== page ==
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Credit Risk in pandemic time

Credit risk is the possibility of a loss resulting from a borrower's failure to repay a loan or meet contractual obligations. Credit risk is most simply defined as the potential that a bank borrower or counterparty will fail to meet its obligations in accordance with agreed terms. Banks need to manage the credit risk inherent in the entire portfolio as well as the risk in individual credits or transactions.

In the early days of the pandemic in 2020, with global supply chains breaking and millions of people suddenly getting pink slips, bank credit models flashed red. Risk managers were warned that the surge in unemployment would lead to a wave of consumer defaults – but this did not happen.
Typically, credit models are designed to predict much higher defaults when unemployment rises snappishly. But something happened to derail that normally reliable if/then scenario. Government support program kicked off and changed the scenario.
There are understated distinction models weren’t trained to incorporate: people don’t default due to job losses, but because their income drops impulsively. Historically, changes in employment and income track very closely. And since macro employment data is readily available, credit models are programmed to project increasing defaults based on plunging employment.

In the US only, roughly 26 million people lost their jobs over a period of five weeks in the months of March and April last year. As a result, the US and state governments implemented massive support programs – including weekly payments to the newly unemployed and one-time payments to many businesses and most individuals. For low-wage workers, unemployment benefits often exceeded their normal income. As a result, the expected wave of defaults didn’t kick off.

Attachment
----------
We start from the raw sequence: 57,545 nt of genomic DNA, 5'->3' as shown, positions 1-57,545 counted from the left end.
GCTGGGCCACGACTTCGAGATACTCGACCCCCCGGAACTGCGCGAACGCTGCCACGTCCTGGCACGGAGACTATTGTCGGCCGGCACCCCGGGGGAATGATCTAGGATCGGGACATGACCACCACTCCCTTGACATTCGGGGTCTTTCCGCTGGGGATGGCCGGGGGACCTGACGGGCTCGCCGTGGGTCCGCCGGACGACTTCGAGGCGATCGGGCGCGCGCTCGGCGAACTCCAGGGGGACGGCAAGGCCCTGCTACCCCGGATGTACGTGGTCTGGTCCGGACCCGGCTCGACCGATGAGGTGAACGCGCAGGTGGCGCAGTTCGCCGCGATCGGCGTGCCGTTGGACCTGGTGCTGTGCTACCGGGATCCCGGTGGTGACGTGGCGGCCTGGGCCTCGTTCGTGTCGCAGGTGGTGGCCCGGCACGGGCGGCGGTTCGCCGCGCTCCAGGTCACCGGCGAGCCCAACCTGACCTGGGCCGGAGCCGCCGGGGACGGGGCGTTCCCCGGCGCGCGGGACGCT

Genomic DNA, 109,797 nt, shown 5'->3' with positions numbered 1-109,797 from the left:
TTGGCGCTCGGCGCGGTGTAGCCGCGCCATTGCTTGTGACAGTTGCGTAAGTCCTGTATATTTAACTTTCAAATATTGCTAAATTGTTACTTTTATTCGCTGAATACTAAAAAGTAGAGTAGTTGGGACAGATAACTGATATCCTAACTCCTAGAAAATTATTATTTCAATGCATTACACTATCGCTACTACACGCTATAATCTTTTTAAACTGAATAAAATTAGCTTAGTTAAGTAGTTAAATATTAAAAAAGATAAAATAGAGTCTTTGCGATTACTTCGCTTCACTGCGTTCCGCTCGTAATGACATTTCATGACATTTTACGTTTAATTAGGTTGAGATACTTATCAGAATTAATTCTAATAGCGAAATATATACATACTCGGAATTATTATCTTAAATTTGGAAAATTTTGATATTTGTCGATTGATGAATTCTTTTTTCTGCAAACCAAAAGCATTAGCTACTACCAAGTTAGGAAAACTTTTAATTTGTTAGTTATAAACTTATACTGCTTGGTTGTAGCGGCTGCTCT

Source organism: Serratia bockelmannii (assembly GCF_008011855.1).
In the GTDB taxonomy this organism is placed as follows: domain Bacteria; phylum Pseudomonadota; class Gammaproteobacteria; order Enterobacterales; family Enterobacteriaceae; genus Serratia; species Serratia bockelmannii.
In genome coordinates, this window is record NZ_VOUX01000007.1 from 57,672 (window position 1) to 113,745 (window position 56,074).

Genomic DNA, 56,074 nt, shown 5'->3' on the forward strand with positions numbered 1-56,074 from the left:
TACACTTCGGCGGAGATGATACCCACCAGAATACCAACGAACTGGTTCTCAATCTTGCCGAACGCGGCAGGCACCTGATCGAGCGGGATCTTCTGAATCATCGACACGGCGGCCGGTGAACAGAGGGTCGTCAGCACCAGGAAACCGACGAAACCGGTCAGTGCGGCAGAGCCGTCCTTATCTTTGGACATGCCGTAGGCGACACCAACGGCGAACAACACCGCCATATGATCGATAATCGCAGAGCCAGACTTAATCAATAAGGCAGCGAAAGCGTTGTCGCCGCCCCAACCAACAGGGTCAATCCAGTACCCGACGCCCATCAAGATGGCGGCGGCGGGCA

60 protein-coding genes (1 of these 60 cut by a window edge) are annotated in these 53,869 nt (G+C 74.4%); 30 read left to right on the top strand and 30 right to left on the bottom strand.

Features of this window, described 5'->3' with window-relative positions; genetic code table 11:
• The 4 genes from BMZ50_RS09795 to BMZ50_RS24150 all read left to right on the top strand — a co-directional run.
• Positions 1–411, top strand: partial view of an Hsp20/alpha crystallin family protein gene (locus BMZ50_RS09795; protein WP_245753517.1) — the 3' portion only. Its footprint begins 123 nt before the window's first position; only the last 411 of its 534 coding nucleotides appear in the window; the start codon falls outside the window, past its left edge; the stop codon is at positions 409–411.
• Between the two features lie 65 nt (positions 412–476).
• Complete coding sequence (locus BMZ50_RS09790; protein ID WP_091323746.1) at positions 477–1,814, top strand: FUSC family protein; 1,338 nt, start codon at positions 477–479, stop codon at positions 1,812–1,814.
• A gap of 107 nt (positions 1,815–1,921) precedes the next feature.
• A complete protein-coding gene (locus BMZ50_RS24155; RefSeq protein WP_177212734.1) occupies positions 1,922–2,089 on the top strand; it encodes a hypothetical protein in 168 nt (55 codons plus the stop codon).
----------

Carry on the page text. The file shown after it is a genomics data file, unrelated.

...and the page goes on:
In the EU, the credit support programs can be largely classified into two big types. Mostly for firms, there are government-based guarantees for commercial loans, while consumers (and smaller firms) were supported by law-based payment moratoria periods, not only for mortgages, but also for other types of credit. Additionally, bankruptcy laws were temporarily adjusted to allow firms to be protected against creditors. EBA has put in place temporary guidelines for support programs, effectively blurring the reporting situation (no default or forbearance for clients using support programs) and currently there is a mess of still running moratoria expiring in few month (cliff effect looming) combined with new forbearance still needed, but no longer supported by EBA guidelines.

According to the Financial Times, the largest US and European banks had set aside a combined $139 billion in loan-loss provisions. As per Mr. Cris deRitis, deputy chief economist at Moody’s Analytics, insists banks are just being prudent. They recognize how support programs have temporarily distorted the picture and want to make sure they’re prepared for a possible increase in defaults.
The rescue packages and unemployment benefits flowed through the banking system. That may help to increase the banking activity and to keep the financial system activity during these difficult months.

Now, 2021 will be extremely interesting as now a large part of defaults and forbearance events, even those that would take place without COVID-19 crisis, are postponed.


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